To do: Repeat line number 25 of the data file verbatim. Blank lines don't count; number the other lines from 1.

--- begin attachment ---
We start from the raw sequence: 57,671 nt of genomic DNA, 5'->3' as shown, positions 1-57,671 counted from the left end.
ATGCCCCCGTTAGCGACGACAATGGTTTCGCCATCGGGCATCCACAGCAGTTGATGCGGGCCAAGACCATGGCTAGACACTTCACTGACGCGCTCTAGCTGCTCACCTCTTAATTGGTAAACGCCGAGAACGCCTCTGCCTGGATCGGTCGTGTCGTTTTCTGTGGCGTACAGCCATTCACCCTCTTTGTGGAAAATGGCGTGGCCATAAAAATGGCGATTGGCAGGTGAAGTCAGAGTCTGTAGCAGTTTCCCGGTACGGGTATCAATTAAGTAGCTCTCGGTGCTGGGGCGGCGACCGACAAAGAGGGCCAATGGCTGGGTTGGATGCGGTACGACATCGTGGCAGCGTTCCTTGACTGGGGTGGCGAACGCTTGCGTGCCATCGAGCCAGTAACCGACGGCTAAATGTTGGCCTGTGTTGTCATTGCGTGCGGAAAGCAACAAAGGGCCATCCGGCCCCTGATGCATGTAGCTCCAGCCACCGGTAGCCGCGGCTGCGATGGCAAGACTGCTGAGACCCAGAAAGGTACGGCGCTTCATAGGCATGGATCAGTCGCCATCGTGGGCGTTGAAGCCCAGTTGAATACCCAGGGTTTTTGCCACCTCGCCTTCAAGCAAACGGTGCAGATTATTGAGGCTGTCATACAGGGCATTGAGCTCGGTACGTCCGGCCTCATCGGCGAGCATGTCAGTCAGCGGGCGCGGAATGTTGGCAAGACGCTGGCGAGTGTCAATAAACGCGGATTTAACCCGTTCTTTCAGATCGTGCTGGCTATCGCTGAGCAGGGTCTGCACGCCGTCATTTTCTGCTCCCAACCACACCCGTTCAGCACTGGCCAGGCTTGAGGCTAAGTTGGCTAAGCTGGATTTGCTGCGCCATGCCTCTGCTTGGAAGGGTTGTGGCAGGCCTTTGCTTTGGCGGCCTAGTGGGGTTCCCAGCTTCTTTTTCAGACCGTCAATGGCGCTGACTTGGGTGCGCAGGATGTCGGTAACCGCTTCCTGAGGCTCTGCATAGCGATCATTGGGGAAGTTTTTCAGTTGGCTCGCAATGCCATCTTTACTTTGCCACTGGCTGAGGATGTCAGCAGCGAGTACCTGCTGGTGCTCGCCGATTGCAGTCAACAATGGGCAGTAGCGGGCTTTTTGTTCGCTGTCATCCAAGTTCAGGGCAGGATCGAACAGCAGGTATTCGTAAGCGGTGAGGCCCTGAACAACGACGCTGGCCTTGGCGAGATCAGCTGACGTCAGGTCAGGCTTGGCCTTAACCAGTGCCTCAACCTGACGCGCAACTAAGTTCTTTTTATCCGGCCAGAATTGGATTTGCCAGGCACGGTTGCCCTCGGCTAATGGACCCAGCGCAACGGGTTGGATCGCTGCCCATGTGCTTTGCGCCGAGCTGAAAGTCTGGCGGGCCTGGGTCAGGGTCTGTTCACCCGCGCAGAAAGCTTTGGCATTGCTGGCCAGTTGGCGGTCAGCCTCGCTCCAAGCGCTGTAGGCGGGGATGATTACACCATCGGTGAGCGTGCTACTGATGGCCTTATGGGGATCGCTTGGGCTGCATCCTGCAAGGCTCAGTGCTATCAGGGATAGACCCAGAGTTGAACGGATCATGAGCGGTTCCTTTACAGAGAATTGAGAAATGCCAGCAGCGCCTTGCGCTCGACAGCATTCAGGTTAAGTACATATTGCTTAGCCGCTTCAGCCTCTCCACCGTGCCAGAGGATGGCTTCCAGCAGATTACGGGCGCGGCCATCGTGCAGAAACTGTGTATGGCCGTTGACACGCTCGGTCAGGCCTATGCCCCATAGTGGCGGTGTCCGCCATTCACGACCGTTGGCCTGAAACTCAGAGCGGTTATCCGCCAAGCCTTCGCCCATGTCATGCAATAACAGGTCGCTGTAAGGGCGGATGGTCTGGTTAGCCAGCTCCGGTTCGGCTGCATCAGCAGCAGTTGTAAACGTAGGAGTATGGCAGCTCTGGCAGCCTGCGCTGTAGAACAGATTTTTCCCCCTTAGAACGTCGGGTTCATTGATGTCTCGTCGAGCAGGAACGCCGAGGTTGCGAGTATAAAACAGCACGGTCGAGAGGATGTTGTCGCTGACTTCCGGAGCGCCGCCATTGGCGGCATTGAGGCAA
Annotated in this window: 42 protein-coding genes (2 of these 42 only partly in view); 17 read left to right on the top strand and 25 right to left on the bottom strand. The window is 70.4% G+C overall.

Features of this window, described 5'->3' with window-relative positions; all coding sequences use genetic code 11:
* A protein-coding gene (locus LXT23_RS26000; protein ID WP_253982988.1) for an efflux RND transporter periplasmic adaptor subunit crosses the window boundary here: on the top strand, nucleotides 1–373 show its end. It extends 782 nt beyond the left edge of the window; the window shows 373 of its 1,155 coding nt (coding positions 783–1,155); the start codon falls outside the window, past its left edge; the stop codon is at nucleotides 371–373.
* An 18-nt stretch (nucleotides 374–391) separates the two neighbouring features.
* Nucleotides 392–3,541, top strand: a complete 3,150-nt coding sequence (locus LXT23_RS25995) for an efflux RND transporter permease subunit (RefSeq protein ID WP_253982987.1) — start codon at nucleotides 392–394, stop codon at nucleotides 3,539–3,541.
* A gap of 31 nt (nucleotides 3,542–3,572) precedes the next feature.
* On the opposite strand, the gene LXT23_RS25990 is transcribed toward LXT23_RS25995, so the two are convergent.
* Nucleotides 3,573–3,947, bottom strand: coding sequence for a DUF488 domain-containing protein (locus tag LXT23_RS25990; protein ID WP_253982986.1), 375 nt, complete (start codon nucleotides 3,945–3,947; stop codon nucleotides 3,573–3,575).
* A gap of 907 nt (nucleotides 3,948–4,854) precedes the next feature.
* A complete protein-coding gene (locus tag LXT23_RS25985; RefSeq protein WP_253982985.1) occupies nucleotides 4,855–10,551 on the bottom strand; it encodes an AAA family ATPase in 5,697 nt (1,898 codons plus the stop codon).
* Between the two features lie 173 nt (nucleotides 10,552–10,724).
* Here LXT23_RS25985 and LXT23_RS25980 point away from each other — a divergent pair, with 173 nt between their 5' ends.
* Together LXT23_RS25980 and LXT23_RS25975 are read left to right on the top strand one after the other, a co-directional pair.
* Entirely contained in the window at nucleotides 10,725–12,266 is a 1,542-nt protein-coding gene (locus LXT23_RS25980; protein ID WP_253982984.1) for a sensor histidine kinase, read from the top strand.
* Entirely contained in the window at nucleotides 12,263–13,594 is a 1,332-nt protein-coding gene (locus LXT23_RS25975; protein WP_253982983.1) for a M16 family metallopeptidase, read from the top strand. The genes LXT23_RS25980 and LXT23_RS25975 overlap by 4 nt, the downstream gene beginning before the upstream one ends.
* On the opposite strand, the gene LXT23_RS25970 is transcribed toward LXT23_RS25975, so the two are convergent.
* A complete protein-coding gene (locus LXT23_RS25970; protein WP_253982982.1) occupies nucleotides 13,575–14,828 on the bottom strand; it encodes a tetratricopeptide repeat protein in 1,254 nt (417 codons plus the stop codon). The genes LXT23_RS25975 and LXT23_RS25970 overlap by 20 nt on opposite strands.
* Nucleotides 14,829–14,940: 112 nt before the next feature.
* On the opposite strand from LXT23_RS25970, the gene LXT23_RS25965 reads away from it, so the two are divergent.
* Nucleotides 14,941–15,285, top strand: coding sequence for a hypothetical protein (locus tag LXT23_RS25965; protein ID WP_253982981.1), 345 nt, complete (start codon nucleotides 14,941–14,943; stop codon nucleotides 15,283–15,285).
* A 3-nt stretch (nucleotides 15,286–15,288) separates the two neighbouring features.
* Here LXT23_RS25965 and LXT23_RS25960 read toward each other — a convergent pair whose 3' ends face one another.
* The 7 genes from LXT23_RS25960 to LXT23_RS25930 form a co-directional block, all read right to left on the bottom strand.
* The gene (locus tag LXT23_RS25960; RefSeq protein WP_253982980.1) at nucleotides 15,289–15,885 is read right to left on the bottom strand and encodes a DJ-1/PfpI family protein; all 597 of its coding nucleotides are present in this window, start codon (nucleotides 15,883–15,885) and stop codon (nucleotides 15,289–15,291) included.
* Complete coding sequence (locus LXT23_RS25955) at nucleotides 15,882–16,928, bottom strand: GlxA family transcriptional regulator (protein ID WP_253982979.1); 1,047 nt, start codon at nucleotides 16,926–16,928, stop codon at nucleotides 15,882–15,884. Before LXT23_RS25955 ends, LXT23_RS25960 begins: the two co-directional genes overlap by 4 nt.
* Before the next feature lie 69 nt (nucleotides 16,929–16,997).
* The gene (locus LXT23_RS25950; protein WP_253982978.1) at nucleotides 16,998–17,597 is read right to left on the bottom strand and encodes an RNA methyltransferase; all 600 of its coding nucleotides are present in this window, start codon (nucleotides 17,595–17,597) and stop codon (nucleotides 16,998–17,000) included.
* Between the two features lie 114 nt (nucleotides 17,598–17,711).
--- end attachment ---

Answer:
* The 7 genes from LXT23_RS25960 to LXT23_RS25930 form a co-directional block, all read right to left on the bottom strand.